*Due to the request for clarification in the question, this answer is a bit long. Feel free to skip over any unneeded explanations.*

Unless otherwise specified, we generally consider the argument of a trigonometric function to be in radians. Radians are, in a sense, the natural way of measuring an angle within a circle, as they relate the radius of the circle to the angle measured (one radian is the measure of an angle subtended by an arc whose length equals the radius). A full circle is #2pi# radians (equivalent to #360^@#), and as such, #pi# appears quite commonly in well known angles.

With that in mind, let's see what this problem is asking.

The above is a graph of #y = sin(2x+pi/3)#, with dashed lines showing #y=1/2# and #x=pi#. Note that between #x=0# and #x=pi#, the #y=1/2# line intersects our graph at two points. The #x#-coordinates of those points are our solutions.

To figure out what those points are, we will consult the unit circle .

On the unit circle, the #x# and #y# coordinates tell us the value of #cos(theta)# and #sin(theta)#, respectively. For example, from the circle, we see that #sin(theta) = 1/2# at #theta = pi/6# and #theta = (5pi)/6#.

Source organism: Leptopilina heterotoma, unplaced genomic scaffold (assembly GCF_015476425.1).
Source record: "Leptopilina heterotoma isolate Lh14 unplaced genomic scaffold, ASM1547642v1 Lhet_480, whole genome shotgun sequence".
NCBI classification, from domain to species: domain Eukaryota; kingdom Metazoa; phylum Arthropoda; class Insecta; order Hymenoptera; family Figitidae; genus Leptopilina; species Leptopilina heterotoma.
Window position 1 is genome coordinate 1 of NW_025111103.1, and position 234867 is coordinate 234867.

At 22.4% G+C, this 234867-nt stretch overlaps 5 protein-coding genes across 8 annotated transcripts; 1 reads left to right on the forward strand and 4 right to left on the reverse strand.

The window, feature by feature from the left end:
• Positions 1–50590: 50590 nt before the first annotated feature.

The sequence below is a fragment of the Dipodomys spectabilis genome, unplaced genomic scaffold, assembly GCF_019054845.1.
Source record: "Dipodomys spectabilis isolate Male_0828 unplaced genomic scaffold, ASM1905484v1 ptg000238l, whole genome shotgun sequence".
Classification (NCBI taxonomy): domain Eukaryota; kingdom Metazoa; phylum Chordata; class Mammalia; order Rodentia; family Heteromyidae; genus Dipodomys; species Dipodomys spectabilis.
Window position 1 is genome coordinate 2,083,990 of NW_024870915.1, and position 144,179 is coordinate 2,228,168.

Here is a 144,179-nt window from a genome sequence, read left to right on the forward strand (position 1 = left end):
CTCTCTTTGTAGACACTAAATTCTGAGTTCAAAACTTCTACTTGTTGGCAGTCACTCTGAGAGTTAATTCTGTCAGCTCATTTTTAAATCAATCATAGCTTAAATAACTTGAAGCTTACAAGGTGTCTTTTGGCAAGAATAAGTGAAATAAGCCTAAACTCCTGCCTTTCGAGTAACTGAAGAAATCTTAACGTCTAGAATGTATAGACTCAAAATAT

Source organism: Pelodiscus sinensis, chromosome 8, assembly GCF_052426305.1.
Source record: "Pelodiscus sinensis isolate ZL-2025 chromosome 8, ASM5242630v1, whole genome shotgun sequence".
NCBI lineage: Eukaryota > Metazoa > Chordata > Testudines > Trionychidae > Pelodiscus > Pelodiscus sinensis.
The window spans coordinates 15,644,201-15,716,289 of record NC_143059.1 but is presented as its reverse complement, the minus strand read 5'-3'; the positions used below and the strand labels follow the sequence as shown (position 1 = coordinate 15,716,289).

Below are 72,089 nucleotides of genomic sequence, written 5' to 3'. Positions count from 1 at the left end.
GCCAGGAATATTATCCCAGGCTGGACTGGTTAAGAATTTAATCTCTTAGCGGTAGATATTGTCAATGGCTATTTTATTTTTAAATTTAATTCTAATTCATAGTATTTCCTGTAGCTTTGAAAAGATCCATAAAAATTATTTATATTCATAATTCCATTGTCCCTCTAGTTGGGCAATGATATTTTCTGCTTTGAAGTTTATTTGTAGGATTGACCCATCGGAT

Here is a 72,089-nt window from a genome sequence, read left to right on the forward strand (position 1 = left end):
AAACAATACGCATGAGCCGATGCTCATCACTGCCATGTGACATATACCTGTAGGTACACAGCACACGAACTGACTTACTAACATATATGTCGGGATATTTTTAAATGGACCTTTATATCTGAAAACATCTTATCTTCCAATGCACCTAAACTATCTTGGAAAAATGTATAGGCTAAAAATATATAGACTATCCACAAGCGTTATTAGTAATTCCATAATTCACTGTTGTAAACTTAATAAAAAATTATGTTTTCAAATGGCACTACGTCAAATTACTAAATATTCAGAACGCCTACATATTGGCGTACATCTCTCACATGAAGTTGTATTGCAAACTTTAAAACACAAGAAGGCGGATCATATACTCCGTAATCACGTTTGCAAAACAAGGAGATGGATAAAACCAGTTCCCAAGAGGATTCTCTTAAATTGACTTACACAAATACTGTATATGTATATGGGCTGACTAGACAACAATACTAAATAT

(The angles shown on the circle and the values of sine and cosine at those angles are good to have memorized. As a side note, they can be derived by using the sohcahtoa definition on the special right triangles with angles #30^@-60^@-90^@# or #45^@-45^@-90^@#. Additionally, because it is a circle, we can add or subtract any multiple of #2pi# (#360^@#) to an angle without changing the values of the trig functions.)

From the above, we now know that for #sin(x)# to equal #1/2#, we need #x = pi/6 + 2pik# or #x = (5pi)/6+2pik# where #k# is an integer. We can now solve the problem algebraically. Substituting our argument #2theta+pi/3# for #x#, we get

#2theta+pi/3 = pi/6 + 2pik#

#=> 2theta = -pi/6+2pik#

#=> theta = -pi/12 + pik#

**OR**

#2theta+pi/3 = (5pi)/6+2pik#

#=> 2theta = pi/2 + 2pik#

#=> theta = pi/4+pik#

Now we consider the restriction #0 <= theta <= pi# to see what integers we can use for #k#. To get #theta# to stay within that range, we must have #k=1# for the first possibility, and #k = 0# for the second. Thus, we get two answers:

#theta = -pi/12 + 1pi = (11pi)/12#

**OR**

#theta = pi/4 + 0pi = pi/4#

Thus, we have the solution set #theta in {pi/4, (11pi)/12}#.

Checking, we find that the equality hold for each of the above values:

#sin(2(pi/4)+pi/3) = sin(pi/2+pi/3) = sin((5pi)/6) = 1/2#

#sin(2((11pi)/12)+pi/3) = sin((11pi)/6+pi/3) = sin(pi/6+2pi) = 1/2#